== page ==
Three Tips For Dealing With Coworkers Who Talk Too Much
You know the feeling. You're busy at work, trying to focus, when a co-worker distracts you with a long-winded story--one of the many anecdotes you'll hear that day. You nod politely and smile, praying they stop talking so you can get back to work. But they don't take the hint.
How do you get a co-worker to quiet down without causing offense? Here's some advice for handling this delicate, all too common scenario.
They probably don't realize they're annoying you
Maybe your colleague gets anxious and talking distracts them, or perhaps they simply want to be liked by everyone. Chances are that talkative co-worker has no idea they're distracting you. Remember they're not trying to irritate you, and it will be easier mentally for you to deal with them.
Set boundaries for your loud, overly talkative coworker
It's so simple, but most of us are afraid to say we're too busy to talk. If you're on a deadline or concentrating on a complex task--just say so! You can then walk away or get on with your job assuming they've heard and understood you. Too often we assume we're going to hurt someone's feelings. You won't - there's no social law against communicating your feelings politely.
It's possible to be diplomatic and assertive at the same time. Don't be afraid to repeat the message if they keep talking--and if you like your co-worker, you can always arrange an alternative time to catch up, for example over lunch.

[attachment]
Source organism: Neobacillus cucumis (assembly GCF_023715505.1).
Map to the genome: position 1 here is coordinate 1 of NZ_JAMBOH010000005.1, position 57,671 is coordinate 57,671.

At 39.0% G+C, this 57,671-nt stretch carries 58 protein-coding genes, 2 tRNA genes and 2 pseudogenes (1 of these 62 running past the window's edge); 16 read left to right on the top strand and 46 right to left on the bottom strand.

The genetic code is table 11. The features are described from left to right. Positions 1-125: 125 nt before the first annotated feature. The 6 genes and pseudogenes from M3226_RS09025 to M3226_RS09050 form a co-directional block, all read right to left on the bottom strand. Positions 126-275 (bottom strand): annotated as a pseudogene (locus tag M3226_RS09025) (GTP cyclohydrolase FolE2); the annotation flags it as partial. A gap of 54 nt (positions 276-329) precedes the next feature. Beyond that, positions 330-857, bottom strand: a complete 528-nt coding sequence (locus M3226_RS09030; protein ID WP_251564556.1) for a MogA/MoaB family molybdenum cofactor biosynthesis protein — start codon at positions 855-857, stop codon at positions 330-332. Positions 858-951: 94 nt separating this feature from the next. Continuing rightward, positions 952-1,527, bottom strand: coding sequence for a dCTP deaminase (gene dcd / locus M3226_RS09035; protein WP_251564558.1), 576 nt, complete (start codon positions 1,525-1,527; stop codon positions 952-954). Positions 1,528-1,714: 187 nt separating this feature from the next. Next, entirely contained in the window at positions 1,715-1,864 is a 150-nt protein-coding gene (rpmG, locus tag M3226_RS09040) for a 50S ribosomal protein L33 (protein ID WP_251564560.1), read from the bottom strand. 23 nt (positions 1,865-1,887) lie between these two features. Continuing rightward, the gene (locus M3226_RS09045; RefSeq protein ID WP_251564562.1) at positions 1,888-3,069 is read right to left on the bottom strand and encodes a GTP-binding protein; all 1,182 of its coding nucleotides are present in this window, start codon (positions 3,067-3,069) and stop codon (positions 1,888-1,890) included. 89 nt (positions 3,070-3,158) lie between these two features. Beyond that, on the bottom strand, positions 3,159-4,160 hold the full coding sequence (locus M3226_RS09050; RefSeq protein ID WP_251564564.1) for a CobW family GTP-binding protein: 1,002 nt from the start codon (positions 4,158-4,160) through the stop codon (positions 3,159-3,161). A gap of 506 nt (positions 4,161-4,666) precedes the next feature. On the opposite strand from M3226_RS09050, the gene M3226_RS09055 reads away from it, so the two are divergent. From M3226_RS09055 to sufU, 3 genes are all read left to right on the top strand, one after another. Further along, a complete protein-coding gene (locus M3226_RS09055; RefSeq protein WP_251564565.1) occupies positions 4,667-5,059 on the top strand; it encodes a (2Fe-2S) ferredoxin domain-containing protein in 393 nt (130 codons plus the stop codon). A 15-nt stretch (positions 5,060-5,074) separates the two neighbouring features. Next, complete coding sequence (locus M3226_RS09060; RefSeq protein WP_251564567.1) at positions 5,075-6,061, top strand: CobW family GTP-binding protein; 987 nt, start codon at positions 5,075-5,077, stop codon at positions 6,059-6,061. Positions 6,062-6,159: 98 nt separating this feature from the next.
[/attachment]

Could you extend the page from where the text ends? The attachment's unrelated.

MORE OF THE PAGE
Provide examples and be specific about how they're excessive talking affects you
You should explain to your distracting co-worker what it is you're working on and why you can't talk. Interruptions cause you to lose focus, and it takes time to regain your concentration. Whether you're working on a report or about to make a call, simply explain yourself.
What if your talkative co-worker is your boss? Mention you're making a call in five or ten minutes, or you're due at a meeting. Even better, try to ask questions by email--not only does this let you keep written records of managerial instructions, but you can keep the conversation focused.
Use your body language
Most people can intuitively pick up on another person's waning interest. If you start fidgeting, don't make too much eye contact and start pulling away from the conversation, your co-worker will likely get bored and end the conversation.
Tell your manager
If a talkative co-worker isn't taking the hint, it might be best to discuss your problem with your manager. They can take steps to resolve the issue diplomatically - just be sure to try to resolve the issue with your co-worker on your own, first.
Get some privacy
The trend towards open-plan offices can make it hard to escape distractions and noise. However, phone calls, important documents, and research are all better attended to in quiet spaces. Perhaps your office has meeting rooms, but these are often booked up. Where else can you go?
Zenbooth office phone booths are private, self-contained units for employees to use if they need peace and quiet to work. If you know a co-worker likes to talk, but you need to concentrate, escaping to an isolated space before they approach can eliminate the need for any awkward conversations or excuses. Unobtrusive, easy to assemble and compact, all offices can make room for a Zenbooth or two.
Suggest the Zenbooth to your boss at your next opportunity, and watch your productivity and concentration soar.